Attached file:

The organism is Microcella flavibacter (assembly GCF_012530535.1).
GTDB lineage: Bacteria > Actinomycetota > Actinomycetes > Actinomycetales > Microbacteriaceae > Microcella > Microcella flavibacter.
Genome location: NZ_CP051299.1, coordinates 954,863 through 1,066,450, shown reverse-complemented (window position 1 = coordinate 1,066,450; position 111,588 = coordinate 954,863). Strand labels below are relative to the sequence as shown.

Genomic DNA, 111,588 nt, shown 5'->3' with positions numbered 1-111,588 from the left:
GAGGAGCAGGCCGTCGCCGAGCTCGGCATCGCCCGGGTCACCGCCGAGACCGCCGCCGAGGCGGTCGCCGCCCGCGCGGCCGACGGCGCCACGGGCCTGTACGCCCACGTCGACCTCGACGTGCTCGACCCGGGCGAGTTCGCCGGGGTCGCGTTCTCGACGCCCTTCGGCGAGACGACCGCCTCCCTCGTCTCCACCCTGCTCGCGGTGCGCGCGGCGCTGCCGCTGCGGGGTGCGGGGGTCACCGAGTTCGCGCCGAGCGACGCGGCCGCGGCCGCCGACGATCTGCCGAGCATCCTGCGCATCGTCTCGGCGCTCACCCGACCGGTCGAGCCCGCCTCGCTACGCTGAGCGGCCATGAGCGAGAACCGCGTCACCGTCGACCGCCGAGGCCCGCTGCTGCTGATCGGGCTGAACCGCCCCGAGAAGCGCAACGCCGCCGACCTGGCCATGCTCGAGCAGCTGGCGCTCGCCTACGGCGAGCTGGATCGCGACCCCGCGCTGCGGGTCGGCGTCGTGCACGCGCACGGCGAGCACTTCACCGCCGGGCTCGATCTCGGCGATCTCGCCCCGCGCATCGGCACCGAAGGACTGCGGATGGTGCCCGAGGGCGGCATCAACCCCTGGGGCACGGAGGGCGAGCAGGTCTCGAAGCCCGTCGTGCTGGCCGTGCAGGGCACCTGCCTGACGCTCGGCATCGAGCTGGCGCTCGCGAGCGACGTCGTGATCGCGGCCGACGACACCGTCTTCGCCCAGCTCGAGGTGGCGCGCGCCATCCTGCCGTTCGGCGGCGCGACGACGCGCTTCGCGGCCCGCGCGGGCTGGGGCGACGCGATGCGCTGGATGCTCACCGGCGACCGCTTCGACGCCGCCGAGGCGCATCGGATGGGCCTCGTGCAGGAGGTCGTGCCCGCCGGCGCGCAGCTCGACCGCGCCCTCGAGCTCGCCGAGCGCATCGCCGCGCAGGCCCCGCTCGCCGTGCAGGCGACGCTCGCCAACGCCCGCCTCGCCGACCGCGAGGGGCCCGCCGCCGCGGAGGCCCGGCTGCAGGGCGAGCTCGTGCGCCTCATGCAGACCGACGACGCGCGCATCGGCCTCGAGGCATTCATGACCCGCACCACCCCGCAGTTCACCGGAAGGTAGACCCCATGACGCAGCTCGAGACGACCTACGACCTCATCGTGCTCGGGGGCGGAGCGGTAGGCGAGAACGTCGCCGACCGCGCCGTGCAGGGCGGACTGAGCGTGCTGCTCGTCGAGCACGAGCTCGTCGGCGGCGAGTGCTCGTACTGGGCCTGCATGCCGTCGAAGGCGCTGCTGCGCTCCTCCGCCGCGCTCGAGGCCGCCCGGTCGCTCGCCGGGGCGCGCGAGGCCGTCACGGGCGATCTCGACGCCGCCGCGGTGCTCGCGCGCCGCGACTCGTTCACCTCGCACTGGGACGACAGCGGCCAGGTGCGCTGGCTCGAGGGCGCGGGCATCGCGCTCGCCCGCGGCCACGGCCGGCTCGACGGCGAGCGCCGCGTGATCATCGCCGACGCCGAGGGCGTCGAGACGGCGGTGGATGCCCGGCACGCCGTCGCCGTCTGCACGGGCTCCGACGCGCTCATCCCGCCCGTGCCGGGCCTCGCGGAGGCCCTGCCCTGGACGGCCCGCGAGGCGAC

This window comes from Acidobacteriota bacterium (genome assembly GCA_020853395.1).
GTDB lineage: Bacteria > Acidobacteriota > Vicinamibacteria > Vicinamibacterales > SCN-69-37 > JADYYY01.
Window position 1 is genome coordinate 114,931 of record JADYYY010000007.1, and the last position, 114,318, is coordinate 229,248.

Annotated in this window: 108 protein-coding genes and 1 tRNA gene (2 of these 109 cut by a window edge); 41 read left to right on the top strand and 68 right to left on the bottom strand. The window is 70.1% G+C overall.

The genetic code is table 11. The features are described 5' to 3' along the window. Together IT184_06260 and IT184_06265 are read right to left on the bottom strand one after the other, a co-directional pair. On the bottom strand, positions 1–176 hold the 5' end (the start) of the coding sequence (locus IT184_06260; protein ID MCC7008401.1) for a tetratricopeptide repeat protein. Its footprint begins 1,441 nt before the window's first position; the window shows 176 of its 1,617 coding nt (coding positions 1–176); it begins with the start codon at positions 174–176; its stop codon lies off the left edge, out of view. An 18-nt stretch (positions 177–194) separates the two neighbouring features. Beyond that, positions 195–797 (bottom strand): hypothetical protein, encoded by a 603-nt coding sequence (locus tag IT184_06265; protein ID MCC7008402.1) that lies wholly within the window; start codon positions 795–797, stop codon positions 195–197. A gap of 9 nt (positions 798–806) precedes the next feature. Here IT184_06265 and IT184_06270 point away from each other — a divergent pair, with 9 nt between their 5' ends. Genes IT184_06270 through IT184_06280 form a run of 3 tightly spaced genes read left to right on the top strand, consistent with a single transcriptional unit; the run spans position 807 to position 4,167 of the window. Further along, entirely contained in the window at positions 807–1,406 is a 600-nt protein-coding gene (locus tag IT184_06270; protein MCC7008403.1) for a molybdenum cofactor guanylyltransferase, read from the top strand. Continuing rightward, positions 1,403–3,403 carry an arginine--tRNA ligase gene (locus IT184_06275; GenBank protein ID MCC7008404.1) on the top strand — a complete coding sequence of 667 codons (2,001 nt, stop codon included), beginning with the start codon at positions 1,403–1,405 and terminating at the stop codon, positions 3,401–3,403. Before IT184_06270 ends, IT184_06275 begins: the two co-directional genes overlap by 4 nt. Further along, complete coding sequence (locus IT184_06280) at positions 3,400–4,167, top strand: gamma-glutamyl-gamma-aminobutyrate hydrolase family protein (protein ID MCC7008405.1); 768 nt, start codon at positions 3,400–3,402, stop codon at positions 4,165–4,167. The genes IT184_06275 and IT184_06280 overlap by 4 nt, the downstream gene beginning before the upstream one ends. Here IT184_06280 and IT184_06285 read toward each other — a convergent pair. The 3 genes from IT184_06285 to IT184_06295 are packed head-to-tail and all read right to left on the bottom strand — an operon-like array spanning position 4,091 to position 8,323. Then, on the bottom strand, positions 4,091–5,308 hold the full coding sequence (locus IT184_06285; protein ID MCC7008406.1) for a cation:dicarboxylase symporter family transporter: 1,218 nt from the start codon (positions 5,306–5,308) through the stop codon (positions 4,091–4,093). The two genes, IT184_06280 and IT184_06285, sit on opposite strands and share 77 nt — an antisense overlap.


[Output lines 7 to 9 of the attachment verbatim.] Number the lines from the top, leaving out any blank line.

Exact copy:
GTDB lineage: Bacteria > Acidobacteriota > Vicinamibacteria > Vicinamibacterales > SCN-69-37 > JADYYY01.
Window position 1 is genome coordinate 114,931 of record JADYYY010000007.1, and the last position, 114,318, is coordinate 229,248.

Annotated in this window: 108 protein-coding genes and 1 tRNA gene (2 of these 109 cut by a window edge); 41 read left to right on the top strand and 68 right to left on the bottom strand. The window is 70.1% G+C overall.